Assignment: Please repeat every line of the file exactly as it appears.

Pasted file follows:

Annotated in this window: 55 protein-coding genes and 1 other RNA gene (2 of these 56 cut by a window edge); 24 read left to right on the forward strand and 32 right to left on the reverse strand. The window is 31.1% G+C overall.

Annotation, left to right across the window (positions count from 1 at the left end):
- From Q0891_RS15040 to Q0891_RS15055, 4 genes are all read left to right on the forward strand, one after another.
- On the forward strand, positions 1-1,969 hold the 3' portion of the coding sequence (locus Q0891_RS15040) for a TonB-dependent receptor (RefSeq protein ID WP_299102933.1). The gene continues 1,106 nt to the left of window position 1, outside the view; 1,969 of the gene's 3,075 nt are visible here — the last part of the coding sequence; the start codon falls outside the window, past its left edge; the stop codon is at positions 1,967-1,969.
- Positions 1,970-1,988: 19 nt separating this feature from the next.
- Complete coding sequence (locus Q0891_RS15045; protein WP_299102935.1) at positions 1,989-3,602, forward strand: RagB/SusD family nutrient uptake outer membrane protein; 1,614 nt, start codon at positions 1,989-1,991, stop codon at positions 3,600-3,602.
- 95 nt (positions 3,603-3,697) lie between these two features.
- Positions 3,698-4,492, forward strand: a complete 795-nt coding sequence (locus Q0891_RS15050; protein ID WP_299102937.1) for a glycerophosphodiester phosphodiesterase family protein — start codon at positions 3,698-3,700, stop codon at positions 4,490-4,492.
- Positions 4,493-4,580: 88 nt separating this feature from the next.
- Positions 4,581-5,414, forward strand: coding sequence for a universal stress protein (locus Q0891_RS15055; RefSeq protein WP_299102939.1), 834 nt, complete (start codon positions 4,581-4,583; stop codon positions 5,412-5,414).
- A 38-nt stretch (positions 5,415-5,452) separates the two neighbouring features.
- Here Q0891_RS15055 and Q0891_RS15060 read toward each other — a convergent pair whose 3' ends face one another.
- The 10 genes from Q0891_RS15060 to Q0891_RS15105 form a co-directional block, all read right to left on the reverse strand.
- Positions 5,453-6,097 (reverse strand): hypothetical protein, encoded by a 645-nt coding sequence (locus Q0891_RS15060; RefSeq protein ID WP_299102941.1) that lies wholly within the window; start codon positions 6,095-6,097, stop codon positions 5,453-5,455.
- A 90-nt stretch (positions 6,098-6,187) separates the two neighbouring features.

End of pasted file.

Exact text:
Annotated in this window: 55 protein-coding genes and 1 other RNA gene (2 of these 56 cut by a window edge); 24 read left to right on the forward strand and 32 right to left on the reverse strand. The window is 31.1% G+C overall.

Annotation, left to right across the window (positions count from 1 at the left end):
- From Q0891_RS15040 to Q0891_RS15055, 4 genes are all read left to right on the forward strand, one after another.
- On the forward strand, positions 1-1,969 hold the 3' portion of the coding sequence (locus Q0891_RS15040) for a TonB-dependent receptor (RefSeq protein ID WP_299102933.1). The gene continues 1,106 nt to the left of window position 1, outside the view; 1,969 of the gene's 3,075 nt are visible here — the last part of the coding sequence; the start codon falls outside the window, past its left edge; the stop codon is at positions 1,967-1,969.
- Positions 1,970-1,988: 19 nt separating this feature from the next.
- Complete coding sequence (locus Q0891_RS15045; protein WP_299102935.1) at positions 1,989-3,602, forward strand: RagB/SusD family nutrient uptake outer membrane protein; 1,614 nt, start codon at positions 1,989-1,991, stop codon at positions 3,600-3,602.
- 95 nt (positions 3,603-3,697) lie between these two features.
- Positions 3,698-4,492, forward strand: a complete 795-nt coding sequence (locus Q0891_RS15050; protein ID WP_299102937.1) for a glycerophosphodiester phosphodiesterase family protein — start codon at positions 3,698-3,700, stop codon at positions 4,490-4,492.
- Positions 4,493-4,580: 88 nt separating this feature from the next.
- Positions 4,581-5,414, forward strand: coding sequence for a universal stress protein (locus Q0891_RS15055; RefSeq protein WP_299102939.1), 834 nt, complete (start codon positions 4,581-4,583; stop codon positions 5,412-5,414).
- A 38-nt stretch (positions 5,415-5,452) separates the two neighbouring features.
- Here Q0891_RS15055 and Q0891_RS15060 read toward each other — a convergent pair whose 3' ends face one another.
- The 10 genes from Q0891_RS15060 to Q0891_RS15105 form a co-directional block, all read right to left on the reverse strand.
- Positions 5,453-6,097 (reverse strand): hypothetical protein, encoded by a 645-nt coding sequence (locus Q0891_RS15060; RefSeq protein ID WP_299102941.1) that lies wholly within the window; start codon positions 6,095-6,097, stop codon positions 5,453-5,455.
- A 90-nt stretch (positions 6,098-6,187) separates the two neighbouring features.